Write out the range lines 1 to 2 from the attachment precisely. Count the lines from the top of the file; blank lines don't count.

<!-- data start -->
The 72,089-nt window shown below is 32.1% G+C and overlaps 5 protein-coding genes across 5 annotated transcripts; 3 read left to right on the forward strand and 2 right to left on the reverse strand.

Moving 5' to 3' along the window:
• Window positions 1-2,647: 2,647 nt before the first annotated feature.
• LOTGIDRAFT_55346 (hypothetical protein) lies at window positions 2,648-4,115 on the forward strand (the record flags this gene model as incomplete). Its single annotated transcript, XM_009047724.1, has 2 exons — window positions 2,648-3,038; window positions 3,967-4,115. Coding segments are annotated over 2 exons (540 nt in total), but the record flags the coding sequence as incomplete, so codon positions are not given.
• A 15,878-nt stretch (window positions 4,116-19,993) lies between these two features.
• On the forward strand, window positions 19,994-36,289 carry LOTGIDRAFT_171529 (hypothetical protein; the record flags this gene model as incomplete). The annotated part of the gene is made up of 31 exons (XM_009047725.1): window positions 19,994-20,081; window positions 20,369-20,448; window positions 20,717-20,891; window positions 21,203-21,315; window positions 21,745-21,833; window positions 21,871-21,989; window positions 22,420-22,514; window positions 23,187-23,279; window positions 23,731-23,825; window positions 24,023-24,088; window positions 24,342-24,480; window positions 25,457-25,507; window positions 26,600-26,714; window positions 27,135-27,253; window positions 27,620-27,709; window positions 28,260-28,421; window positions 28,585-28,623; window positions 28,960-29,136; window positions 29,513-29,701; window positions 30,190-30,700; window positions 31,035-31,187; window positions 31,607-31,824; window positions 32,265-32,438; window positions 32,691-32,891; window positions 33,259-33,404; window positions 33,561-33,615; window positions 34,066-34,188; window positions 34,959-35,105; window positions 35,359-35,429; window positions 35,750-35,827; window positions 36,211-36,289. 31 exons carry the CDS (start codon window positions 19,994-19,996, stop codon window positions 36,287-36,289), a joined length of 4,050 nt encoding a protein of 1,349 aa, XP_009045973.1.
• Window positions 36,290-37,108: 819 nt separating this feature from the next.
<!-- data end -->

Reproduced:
The 72,089-nt window shown below is 32.1% G+C and overlaps 5 protein-coding genes across 5 annotated transcripts; 3 read left to right on the forward strand and 2 right to left on the reverse strand.

Moving 5' to 3' along the window: